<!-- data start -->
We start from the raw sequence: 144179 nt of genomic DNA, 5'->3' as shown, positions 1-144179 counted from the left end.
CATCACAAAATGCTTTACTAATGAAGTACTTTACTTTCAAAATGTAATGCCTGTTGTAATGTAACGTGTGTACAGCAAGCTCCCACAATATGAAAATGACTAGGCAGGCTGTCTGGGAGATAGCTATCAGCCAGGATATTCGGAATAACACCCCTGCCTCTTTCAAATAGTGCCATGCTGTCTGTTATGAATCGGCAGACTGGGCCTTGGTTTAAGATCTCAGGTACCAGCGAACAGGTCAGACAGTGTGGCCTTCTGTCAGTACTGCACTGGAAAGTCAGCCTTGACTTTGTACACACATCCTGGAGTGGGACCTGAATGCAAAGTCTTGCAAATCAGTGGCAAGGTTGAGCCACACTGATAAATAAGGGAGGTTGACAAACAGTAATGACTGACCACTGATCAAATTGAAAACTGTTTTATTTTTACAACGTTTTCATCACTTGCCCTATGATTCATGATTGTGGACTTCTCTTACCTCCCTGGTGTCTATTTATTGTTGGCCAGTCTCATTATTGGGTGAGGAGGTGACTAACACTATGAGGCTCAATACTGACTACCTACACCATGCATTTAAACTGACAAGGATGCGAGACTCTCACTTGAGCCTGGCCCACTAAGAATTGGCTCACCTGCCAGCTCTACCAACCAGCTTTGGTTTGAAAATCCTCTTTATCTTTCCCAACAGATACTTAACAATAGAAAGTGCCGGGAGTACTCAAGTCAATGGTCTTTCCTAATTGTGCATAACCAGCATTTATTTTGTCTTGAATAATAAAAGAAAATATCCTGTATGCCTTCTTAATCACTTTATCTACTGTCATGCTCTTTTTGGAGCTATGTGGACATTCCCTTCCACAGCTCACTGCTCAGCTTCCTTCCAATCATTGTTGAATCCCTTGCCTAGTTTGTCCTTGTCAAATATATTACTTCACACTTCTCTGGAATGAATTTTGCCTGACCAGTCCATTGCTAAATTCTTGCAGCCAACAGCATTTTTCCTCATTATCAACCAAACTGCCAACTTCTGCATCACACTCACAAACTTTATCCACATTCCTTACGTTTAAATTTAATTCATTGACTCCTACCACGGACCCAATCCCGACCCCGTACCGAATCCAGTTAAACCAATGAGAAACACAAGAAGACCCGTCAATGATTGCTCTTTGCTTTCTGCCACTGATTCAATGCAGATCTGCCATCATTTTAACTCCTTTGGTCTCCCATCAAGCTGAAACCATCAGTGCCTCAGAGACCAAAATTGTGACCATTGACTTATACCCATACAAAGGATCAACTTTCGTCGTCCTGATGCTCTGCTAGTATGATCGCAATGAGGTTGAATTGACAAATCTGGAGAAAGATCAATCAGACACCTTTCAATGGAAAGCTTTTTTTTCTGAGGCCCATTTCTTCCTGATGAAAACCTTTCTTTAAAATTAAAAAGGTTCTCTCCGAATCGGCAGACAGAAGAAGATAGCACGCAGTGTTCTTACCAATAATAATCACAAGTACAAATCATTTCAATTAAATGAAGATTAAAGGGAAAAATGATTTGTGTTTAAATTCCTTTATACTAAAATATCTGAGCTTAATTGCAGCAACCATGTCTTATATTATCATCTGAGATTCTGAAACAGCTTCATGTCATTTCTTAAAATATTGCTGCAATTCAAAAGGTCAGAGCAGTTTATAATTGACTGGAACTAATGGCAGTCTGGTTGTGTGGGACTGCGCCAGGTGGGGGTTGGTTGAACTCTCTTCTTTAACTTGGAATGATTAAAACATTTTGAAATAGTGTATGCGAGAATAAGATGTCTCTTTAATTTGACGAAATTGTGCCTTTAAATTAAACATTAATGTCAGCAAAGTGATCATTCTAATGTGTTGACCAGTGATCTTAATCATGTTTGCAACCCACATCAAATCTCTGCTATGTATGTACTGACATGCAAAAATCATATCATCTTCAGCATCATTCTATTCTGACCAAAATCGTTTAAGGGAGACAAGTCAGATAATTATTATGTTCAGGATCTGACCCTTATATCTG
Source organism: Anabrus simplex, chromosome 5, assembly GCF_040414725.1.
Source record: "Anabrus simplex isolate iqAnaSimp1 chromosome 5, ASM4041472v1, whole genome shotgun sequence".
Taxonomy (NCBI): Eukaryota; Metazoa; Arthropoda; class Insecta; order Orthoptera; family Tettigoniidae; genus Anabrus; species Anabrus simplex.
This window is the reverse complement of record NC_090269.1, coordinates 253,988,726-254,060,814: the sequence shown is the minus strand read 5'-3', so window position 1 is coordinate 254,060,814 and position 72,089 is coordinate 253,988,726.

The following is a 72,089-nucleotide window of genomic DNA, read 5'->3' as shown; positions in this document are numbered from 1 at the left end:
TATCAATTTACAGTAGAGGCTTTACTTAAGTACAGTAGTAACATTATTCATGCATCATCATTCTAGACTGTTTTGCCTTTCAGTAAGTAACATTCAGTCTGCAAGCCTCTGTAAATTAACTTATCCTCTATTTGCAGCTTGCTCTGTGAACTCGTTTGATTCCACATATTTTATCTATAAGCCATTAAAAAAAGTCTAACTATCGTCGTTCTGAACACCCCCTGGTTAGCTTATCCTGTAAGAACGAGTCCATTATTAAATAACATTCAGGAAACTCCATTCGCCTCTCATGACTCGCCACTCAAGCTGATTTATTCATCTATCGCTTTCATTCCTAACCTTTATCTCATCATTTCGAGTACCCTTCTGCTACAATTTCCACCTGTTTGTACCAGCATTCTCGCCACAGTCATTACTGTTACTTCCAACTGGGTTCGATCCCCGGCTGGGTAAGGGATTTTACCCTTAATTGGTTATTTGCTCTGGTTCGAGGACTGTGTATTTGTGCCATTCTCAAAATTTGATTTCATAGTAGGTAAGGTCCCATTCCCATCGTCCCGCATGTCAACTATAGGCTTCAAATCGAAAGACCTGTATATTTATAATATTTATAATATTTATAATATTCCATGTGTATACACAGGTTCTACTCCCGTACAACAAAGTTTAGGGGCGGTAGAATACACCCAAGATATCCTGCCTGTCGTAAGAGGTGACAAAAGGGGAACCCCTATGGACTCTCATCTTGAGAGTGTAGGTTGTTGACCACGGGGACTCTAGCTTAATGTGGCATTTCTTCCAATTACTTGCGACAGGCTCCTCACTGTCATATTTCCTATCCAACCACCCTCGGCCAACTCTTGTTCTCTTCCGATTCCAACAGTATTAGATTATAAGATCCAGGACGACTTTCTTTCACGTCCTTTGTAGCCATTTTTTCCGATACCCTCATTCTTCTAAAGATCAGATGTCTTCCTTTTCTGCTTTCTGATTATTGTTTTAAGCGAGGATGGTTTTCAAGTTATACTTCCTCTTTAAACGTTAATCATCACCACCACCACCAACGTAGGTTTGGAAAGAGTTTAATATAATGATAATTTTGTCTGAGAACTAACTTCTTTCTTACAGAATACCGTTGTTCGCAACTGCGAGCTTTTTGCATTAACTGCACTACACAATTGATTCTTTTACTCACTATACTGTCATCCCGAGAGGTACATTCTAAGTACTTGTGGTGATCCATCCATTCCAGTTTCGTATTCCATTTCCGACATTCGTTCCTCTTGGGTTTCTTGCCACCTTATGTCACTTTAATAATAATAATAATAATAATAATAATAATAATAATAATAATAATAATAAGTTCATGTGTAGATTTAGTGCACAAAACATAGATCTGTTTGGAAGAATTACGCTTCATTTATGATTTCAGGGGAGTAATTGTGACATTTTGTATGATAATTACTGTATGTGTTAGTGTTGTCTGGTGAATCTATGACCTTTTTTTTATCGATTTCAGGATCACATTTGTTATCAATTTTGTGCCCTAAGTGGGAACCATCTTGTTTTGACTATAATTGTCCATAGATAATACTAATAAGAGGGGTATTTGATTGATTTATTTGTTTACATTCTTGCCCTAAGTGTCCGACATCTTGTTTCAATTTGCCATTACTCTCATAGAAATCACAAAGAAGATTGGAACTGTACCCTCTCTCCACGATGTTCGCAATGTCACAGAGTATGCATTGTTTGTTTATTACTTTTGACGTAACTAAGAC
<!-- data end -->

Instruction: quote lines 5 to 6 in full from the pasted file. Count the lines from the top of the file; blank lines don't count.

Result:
Taxonomy (NCBI): Eukaryota; Metazoa; Arthropoda; class Insecta; order Orthoptera; family Tettigoniidae; genus Anabrus; species Anabrus simplex.
This window is the reverse complement of record NC_090269.1, coordinates 253,988,726-254,060,814: the sequence shown is the minus strand read 5'-3', so window position 1 is coordinate 254,060,814 and position 72,089 is coordinate 253,988,726.